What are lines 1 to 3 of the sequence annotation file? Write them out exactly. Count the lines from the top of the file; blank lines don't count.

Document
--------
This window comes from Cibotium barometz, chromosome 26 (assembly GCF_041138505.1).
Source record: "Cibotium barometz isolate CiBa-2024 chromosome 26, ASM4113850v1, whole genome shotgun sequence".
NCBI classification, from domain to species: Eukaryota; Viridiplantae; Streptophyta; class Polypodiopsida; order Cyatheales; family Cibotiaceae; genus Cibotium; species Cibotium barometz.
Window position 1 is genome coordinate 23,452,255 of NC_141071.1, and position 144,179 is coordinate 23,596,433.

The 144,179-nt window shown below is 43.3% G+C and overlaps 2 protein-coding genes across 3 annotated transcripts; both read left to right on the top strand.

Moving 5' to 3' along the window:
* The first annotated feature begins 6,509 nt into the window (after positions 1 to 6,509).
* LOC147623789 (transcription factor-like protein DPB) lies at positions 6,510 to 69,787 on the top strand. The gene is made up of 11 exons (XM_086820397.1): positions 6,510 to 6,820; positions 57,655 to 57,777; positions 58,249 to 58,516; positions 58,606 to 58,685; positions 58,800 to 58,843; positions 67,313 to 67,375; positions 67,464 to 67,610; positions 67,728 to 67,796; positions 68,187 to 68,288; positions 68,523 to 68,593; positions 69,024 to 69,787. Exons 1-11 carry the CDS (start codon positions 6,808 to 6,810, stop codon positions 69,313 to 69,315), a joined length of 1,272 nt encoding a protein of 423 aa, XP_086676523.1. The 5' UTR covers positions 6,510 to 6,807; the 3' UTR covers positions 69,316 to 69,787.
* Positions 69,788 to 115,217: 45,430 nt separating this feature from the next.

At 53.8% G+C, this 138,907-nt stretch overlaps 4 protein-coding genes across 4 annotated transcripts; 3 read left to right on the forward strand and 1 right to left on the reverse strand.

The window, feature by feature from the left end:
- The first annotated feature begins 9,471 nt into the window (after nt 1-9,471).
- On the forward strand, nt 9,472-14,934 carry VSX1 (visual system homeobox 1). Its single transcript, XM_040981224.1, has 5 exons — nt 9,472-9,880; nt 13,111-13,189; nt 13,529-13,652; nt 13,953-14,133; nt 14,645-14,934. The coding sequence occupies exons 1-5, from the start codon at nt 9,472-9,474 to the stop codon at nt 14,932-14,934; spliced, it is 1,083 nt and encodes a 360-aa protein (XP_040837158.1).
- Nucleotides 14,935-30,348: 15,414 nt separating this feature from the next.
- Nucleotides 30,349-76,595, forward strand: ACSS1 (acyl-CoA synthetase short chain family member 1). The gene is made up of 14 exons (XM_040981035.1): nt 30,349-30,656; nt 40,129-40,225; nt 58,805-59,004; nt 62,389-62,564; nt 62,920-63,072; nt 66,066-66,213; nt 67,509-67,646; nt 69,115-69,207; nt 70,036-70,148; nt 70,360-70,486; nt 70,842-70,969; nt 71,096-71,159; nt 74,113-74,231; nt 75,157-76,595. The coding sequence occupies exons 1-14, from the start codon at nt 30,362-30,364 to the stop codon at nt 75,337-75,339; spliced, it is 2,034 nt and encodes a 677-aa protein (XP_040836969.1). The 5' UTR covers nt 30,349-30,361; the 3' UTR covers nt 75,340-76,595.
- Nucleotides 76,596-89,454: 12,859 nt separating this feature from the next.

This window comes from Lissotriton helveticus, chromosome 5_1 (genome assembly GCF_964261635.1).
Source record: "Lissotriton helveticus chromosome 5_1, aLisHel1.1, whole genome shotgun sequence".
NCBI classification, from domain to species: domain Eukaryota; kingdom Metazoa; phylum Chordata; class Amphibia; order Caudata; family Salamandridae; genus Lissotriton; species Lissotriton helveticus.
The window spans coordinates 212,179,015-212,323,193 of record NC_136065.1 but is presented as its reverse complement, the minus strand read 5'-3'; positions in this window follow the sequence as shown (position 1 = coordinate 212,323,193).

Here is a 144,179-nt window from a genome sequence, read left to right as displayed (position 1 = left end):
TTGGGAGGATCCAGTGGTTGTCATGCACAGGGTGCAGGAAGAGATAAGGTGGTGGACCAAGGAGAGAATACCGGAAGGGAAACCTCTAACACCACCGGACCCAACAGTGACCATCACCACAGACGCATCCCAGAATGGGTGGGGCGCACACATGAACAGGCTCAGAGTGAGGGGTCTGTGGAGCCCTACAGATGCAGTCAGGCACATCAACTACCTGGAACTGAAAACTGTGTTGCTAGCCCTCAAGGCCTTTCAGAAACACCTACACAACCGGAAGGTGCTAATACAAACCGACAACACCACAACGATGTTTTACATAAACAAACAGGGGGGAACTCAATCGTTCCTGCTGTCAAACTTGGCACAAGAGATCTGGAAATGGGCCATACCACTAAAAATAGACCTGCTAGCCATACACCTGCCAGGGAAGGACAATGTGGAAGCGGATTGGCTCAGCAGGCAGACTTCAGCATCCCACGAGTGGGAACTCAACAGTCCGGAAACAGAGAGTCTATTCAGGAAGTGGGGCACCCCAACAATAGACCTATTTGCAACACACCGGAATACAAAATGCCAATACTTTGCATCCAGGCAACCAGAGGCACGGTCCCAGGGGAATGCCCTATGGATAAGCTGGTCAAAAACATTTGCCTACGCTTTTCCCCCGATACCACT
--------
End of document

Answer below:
This window comes from Cibotium barometz, chromosome 26 (assembly GCF_041138505.1).
Source record: "Cibotium barometz isolate CiBa-2024 chromosome 26, ASM4113850v1, whole genome shotgun sequence".
NCBI classification, from domain to species: Eukaryota; Viridiplantae; Streptophyta; class Polypodiopsida; order Cyatheales; family Cibotiaceae; genus Cibotium; species Cibotium barometz.